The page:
Infoscience

Thesis

Mechanisms of differential centriole inheritance in C. elegans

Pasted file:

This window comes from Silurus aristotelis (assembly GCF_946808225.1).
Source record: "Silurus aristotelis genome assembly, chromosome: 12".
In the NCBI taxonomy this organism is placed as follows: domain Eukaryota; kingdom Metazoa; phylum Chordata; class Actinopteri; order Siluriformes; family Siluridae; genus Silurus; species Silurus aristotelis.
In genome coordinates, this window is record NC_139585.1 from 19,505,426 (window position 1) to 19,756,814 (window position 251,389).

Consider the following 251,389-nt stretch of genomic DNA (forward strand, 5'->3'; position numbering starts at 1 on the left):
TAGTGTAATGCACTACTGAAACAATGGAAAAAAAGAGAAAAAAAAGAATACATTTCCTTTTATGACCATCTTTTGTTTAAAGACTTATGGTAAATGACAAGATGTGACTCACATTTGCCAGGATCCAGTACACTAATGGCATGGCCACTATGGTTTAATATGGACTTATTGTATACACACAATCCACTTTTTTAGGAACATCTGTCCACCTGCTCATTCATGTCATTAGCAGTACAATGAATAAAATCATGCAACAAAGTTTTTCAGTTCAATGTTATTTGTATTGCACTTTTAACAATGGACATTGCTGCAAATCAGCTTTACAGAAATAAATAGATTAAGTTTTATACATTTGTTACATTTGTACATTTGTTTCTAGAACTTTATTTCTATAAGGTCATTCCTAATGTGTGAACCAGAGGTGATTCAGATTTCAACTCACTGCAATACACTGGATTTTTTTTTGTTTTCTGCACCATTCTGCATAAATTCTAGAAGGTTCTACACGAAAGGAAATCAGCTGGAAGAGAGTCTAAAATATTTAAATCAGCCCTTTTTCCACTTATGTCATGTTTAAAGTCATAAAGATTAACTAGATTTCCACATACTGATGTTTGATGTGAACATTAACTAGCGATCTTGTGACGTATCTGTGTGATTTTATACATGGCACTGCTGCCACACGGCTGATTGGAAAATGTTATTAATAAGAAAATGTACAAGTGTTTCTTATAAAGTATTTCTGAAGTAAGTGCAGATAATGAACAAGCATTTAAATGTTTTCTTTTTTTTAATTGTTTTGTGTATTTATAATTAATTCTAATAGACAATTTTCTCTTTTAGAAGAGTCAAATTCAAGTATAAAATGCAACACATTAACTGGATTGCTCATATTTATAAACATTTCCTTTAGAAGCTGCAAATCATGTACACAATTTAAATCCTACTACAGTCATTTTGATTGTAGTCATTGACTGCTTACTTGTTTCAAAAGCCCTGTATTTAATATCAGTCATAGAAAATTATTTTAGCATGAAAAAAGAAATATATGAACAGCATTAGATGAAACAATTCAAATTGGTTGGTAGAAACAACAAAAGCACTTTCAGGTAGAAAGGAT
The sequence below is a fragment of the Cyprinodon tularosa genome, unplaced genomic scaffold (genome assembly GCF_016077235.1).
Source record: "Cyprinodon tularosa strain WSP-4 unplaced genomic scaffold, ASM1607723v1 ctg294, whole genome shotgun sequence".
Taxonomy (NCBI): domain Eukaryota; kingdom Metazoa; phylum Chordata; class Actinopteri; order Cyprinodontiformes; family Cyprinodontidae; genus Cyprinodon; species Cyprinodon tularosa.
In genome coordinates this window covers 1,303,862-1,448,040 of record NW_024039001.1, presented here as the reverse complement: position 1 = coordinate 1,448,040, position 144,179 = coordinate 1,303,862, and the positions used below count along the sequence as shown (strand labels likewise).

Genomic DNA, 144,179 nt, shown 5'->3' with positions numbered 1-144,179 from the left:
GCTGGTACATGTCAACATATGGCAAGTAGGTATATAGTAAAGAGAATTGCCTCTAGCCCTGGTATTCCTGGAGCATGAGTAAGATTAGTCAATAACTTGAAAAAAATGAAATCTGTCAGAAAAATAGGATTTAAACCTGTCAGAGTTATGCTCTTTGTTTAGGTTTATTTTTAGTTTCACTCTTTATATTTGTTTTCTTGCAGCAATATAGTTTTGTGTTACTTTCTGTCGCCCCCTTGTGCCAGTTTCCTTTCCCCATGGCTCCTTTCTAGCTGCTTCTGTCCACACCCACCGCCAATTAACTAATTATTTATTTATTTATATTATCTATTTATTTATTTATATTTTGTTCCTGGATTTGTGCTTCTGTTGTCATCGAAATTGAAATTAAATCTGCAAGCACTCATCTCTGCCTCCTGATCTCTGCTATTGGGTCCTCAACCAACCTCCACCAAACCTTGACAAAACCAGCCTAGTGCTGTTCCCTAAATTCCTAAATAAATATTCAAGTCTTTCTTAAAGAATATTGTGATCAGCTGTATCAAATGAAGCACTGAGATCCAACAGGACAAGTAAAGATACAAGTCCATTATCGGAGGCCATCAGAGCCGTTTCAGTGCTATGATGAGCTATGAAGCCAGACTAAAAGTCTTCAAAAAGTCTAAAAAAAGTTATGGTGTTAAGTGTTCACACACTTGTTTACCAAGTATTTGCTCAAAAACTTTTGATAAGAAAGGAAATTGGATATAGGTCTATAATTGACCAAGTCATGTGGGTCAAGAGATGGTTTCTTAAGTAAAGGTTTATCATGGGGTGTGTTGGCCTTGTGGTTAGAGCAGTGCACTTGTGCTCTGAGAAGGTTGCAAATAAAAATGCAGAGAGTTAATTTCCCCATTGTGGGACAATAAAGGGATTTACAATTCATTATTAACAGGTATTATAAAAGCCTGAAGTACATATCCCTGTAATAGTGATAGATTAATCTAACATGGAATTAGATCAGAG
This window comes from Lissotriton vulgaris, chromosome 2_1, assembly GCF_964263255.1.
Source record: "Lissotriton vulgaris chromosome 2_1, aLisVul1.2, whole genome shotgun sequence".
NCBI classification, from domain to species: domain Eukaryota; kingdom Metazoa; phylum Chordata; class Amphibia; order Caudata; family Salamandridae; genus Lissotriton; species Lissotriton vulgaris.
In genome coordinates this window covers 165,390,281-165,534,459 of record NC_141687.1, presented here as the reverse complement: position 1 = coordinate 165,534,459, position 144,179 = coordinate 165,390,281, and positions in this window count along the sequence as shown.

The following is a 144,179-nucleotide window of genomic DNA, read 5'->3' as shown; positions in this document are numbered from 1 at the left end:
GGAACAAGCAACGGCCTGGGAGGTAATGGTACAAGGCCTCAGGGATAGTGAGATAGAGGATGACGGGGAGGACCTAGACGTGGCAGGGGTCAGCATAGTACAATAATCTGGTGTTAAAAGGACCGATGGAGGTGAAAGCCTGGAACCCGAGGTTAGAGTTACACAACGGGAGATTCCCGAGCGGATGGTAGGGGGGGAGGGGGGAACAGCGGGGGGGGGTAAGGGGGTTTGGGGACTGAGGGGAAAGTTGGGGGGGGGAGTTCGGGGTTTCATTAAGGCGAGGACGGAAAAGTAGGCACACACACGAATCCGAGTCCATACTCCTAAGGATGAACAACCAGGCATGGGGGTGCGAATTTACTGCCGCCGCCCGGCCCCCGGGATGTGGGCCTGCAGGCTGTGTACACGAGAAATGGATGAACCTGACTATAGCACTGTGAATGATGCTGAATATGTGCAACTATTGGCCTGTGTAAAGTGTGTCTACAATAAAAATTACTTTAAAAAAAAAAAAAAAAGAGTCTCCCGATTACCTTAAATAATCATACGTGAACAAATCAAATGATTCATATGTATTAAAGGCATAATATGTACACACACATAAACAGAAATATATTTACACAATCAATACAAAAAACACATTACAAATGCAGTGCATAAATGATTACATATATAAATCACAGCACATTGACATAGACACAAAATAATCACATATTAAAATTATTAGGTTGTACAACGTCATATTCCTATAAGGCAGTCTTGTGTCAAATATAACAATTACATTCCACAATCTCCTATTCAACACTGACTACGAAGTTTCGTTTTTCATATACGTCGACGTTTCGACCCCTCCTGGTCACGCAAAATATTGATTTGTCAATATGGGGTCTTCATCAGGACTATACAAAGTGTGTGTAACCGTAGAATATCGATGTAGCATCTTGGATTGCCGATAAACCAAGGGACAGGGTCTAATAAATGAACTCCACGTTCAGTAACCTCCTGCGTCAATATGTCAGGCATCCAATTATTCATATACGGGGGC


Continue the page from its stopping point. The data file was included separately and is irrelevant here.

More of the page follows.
Centrosomes are the principal microtubule organizing center (MTOC) of animal cells and comprise a pair of centrioles surrounded by pericentriolar material (PCM). Centriole number must be carefully regulated to ensure bipolar spindle formation and thus faithful chromosome segregation. In the germ line of most metazoan species, centrioles are maintained during spermatogenesis, but eliminated during oogenesis. Such differential behavior ensures that the appropriate number of centrioles is present in the newly fertilized zygote. In this doctoral thesis work, I describe our investigation of centriole elimination during oogenesis in C. elegans and I characterize sas-1, a factor important for maintaining centriole integrity, especially during spermatogenesis, to ensure that two centrioles are present in the zygote. Despite being a fundamental feature of sexual reproduction in metazoans, themechanisms governing centriole elimination during oogenesis are poorly understood. We investigate this question using antibodies directed against centriolar components and serial-section electron microscopy and we establish that centrioles are eliminated during the diplotene stage of the meiotic cell cycle. Moreover, we show that centriole elimination is compromised upon depletion of the helicase CGH-1. We also find that somatic cellsmake a minor contribution to this process, and demonstrate that the germcell karyotype is important for timely centriole elimination. These findings set the stage for a mechanistic dissection of centriole elimination in ametazoan organism. How centriole integrity is ensured after organelle assembly is poorly understood, including in sperm cells, where such integrity is particularly critical. In a genetic screen in C. elegans, sas-1 was identified as a locus important for the maintenance of centrioles in the early embryo. Our analysis reveals that sperm-derived sas-1 mutant centrioles lose their integrity shortly after fertilization, and that a related defect occurs when maternal sas-1 function is absent. We establish that sas-1 encodes a C2 domain containing protein that localizes to centrioles once they are assembled. Futhermore, we demonstrate that SAS-1 can bind and stabilize microtubules when expressed in human cells. We also identify C2CD3, a protein required for proper centriole formation, as a putative mammalian SAS-1 homolog. Together, we uncover an important component required for maintaining centrioles in sperm cells to ensure that two centrioles are present after fertilization and thus guarantee the continuity of the species.

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